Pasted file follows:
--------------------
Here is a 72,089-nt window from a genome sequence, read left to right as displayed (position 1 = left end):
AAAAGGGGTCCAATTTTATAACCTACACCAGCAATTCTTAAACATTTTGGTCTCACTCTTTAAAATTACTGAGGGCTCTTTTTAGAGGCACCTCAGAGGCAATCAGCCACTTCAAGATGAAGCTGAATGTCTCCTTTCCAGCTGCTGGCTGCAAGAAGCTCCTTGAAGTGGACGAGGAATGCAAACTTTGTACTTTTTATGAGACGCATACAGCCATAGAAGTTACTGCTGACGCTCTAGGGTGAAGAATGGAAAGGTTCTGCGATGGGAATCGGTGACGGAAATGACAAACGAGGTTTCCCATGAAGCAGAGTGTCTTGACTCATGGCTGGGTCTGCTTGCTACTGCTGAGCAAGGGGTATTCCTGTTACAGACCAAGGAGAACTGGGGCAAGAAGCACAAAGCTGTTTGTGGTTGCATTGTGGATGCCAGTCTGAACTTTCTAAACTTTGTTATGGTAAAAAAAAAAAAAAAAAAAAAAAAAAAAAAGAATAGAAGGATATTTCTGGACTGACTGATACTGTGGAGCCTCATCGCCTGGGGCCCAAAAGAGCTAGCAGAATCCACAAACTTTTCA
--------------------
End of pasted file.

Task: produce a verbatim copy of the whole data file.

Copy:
Here is a 72,089-nt window from a genome sequence, read left to right as displayed (position 1 = left end):
AAAAGGGGTCCAATTTTATAACCTACACCAGCAATTCTTAAACATTTTGGTCTCACTCTTTAAAATTACTGAGGGCTCTTTTTAGAGGCACCTCAGAGGCAATCAGCCACTTCAAGATGAAGCTGAATGTCTCCTTTCCAGCTGCTGGCTGCAAGAAGCTCCTTGAAGTGGACGAGGAATGCAAACTTTGTACTTTTTATGAGACGCATACAGCCATAGAAGTTACTGCTGACGCTCTAGGGTGAAGAATGGAAAGGTTCTGCGATGGGAATCGGTGACGGAAATGACAAACGAGGTTTCCCATGAAGCAGAGTGTCTTGACTCATGGCTGGGTCTGCTTGCTACTGCTGAGCAAGGGGTATTCCTGTTACAGACCAAGGAGAACTGGGGCAAGAAGCACAAAGCTGTTTGTGGTTGCATTGTGGATGCCAGTCTGAACTTTCTAAACTTTGTTATGGTAAAAAAAAAAAAAAAAAAAAAAAAAAAAAAGAATAGAAGGATATTTCTGGACTGACTGATACTGTGGAGCCTCATCGCCTGGGGCCCAAAAGAGCTAGCAGAATCCACAAACTTTTCA